The Herald spins for Cuenin too

The Herald spins for Cuenin too

Yesterday’s Boston Herald also had an inaccurate and slanted article about the resignation of Fr. Walter Cuenin. Just like the Globe, the Herald fails to consider that this is just Cuenin’s side of the story or to ask the obvious question: If this is what Cuenin is willing to admit to, what is he failing to disclose?

Once again we are treated to the delightful argument that it’s not a violation of the rules if (a) a body that has no right to give the money decides to give him the money and (b) the archdiocese didn’t notice the problem in previous audits. Incompetence of the auditor does not get the wrongdoer off the hook. Someone in a previous thread tried to argue that Cuenin’s case is more like Enron than Tyco since it was the Arthur Anderson accountants who missed the problem and who paid the price with their existence. Okay, but does that excuse the Enron executives? Is it really in Cuenin’s and the finance council’s best interests to compare them to Enron execs?

Another inaccuracy in the story is “the parish had paid priests a stipend before Cuenin even arrived in 1993.” Yes, all priests get paid by their parishes. It’s not the existence of a stipend, but the excessive amount that is at issue.

Several other priests who called for Law’s resignation, including the Rev. Robert Bowers of St. Catherine of Sienna in Charlestown and the Rev. Ronald Coyne of St. Albert the Great in Weymouth, have since resigned to try to spare their parishes from being closed by O’Malley.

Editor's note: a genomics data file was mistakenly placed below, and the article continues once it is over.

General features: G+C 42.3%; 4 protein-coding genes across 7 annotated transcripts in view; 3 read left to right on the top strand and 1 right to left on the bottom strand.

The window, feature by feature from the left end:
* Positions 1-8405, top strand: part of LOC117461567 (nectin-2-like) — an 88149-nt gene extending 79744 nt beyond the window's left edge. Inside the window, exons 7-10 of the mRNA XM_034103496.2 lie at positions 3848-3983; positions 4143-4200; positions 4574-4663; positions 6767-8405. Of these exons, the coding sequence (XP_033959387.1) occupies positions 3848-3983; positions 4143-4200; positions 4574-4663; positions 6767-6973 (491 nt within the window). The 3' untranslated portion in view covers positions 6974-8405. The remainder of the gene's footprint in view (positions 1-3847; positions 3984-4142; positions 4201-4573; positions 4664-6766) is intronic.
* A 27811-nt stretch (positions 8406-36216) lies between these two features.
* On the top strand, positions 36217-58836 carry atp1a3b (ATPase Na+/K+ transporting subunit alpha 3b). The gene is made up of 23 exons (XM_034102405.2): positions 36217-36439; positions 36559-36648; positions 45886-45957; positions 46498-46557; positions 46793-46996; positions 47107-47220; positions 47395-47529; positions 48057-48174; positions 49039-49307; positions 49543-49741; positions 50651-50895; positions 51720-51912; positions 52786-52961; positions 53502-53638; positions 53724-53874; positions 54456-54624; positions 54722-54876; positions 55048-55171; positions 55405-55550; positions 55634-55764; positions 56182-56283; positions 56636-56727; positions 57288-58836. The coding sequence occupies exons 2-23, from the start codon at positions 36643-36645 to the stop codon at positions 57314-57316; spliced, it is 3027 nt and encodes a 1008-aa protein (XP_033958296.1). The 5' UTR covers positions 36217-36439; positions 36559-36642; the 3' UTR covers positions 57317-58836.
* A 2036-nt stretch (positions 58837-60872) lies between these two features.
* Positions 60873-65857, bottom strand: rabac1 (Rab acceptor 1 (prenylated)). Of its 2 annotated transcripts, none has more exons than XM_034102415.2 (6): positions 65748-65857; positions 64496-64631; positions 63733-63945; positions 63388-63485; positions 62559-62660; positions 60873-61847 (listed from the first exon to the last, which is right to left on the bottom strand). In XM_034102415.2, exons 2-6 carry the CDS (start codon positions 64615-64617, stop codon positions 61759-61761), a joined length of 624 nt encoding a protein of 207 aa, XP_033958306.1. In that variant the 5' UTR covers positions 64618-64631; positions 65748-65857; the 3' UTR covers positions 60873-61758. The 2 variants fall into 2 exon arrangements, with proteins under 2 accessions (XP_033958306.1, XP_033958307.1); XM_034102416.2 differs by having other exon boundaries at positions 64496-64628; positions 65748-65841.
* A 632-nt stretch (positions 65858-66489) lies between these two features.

How would resigning save their parishes? The parishes weren’t slated for closure because those pastors were there. After all, the archbishop has the power to transfer them for good cause (and believe me, there’s plenty of cause). Bowers resigned to take an open-ended leave of absence from the priesthood in a snit over his parish being selected for closing. Coyne resigned from the pastorship of his parish because the parish ceased to exist, canonically. He’s still a priest in good standing (bizarrely enough) and serves on the archdiocese’s “emergency response team” from which priests are called to fill in for parish priests who are on vacation or sick or what not.

Many others in the nearly standing-room-only congregation lashed out at O’Malley for pressuring another beloved, outspoken priest to resign in what they called a growing pattern of intimidation to quell dissent.

Can anyone point out to me any “pattern of intimidation” growing or not? I’m not seeing one. Apart from Cuenin’s resignation name one heterodox priest who has been forced out of office, even on a pretext.

That’s okay, I’ll wait while you search up the list of the poor, oppressed liberals in Boston.

Written by
Domenico Bettinelli